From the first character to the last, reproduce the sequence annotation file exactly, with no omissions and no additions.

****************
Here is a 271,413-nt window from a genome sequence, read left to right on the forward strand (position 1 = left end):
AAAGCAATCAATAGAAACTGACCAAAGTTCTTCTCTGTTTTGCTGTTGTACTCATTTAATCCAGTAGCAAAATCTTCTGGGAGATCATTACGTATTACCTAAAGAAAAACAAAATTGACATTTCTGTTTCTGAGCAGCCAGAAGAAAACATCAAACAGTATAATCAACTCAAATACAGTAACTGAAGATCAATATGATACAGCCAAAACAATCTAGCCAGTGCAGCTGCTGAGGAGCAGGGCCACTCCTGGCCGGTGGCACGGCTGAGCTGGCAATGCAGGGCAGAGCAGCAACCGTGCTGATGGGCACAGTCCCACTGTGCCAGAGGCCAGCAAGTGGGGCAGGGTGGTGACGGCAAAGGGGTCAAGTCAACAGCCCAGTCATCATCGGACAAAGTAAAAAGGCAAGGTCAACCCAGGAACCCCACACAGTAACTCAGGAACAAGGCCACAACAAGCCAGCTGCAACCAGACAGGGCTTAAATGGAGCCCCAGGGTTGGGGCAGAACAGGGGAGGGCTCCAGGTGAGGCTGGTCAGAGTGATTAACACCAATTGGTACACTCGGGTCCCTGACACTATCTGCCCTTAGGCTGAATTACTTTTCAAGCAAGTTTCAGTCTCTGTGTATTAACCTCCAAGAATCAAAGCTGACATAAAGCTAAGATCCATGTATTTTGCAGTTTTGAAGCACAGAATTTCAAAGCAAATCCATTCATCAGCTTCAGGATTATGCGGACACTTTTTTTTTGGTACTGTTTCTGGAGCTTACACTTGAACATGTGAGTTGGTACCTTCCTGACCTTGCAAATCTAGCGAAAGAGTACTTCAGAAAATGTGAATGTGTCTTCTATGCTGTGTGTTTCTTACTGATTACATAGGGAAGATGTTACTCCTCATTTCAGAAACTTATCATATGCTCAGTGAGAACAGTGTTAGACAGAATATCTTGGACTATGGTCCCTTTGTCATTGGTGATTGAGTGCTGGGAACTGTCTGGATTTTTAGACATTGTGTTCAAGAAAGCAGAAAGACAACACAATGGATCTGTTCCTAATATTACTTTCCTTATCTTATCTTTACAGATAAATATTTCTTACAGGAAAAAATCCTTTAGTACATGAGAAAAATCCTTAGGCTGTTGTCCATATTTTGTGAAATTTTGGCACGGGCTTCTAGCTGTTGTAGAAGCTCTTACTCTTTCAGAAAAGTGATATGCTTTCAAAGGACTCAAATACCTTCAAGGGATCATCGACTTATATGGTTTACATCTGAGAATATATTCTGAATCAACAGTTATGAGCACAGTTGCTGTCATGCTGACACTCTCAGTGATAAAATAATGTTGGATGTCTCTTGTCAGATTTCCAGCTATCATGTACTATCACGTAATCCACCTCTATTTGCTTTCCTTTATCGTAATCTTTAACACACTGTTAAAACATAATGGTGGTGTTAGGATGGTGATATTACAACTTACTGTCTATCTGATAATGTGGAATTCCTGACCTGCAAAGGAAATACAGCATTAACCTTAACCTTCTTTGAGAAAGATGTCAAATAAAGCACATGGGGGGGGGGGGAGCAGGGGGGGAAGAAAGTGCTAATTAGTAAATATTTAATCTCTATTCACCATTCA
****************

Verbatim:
Here is a 271,413-nt window from a genome sequence, read left to right on the forward strand (position 1 = left end):
AAAGCAATCAATAGAAACTGACCAAAGTTCTTCTCTGTTTTGCTGTTGTACTCATTTAATCCAGTAGCAAAATCTTCTGGGAGATCATTACGTATTACCTAAAGAAAAACAAAATTGACATTTCTGTTTCTGAGCAGCCAGAAGAAAACATCAAACAGTATAATCAACTCAAATACAGTAACTGAAGATCAATATGATACAGCCAAAACAATCTAGCCAGTGCAGCTGCTGAGGAGCAGGGCCACTCCTGGCCGGTGGCACGGCTGAGCTGGCAATGCAGGGCAGAGCAGCAACCGTGCTGATGGGCACAGTCCCACTGTGCCAGAGGCCAGCAAGTGGGGCAGGGTGGTGACGGCAAAGGGGTCAAGTCAACAGCCCAGTCATCATCGGACAAAGTAAAAAGGCAAGGTCAACCCAGGAACCCCACACAGTAACTCAGGAACAAGGCCACAACAAGCCAGCTGCAACCAGACAGGGCTTAAATGGAGCCCCAGGGTTGGGGCAGAACAGGGGAGGGCTCCAGGTGAGGCTGGTCAGAGTGATTAACACCAATTGGTACACTCGGGTCCCTGACACTATCTGCCCTTAGGCTGAATTACTTTTCAAGCAAGTTTCAGTCTCTGTGTATTAACCTCCAAGAATCAAAGCTGACATAAAGCTAAGATCCATGTATTTTGCAGTTTTGAAGCACAGAATTTCAAAGCAAATCCATTCATCAGCTTCAGGATTATGCGGACACTTTTTTTTTGGTACTGTTTCTGGAGCTTACACTTGAACATGTGAGTTGGTACCTTCCTGACCTTGCAAATCTAGCGAAAGAGTACTTCAGAAAATGTGAATGTGTCTTCTATGCTGTGTGTTTCTTACTGATTACATAGGGAAGATGTTACTCCTCATTTCAGAAACTTATCATATGCTCAGTGAGAACAGTGTTAGACAGAATATCTTGGACTATGGTCCCTTTGTCATTGGTGATTGAGTGCTGGGAACTGTCTGGATTTTTAGACATTGTGTTCAAGAAAGCAGAAAGACAACACAATGGATCTGTTCCTAATATTACTTTCCTTATCTTATCTTTACAGATAAATATTTCTTACAGGAAAAAATCCTTTAGTACATGAGAAAAATCCTTAGGCTGTTGTCCATATTTTGTGAAATTTTGGCACGGGCTTCTAGCTGTTGTAGAAGCTCTTACTCTTTCAGAAAAGTGATATGCTTTCAAAGGACTCAAATACCTTCAAGGGATCATCGACTTATATGGTTTACATCTGAGAATATATTCTGAATCAACAGTTATGAGCACAGTTGCTGTCATGCTGACACTCTCAGTGATAAAATAATGTTGGATGTCTCTTGTCAGATTTCCAGCTATCATGTACTATCACGTAATCCACCTCTATTTGCTTTCCTTTATCGTAATCTTTAACACACTGTTAAAACATAATGGTGGTGTTAGGATGGTGATATTACAACTTACTGTCTATCTGATAATGTGGAATTCCTGACCTGCAAAGGAAATACAGCATTAACCTTAACCTTCTTTGAGAAAGATGTCAAATAAAGCACATGGGGGGGGGGGGAGCAGGGGGGGAAGAAAGTGCTAATTAGTAAATATTTAATCTCTATTCACCATTCA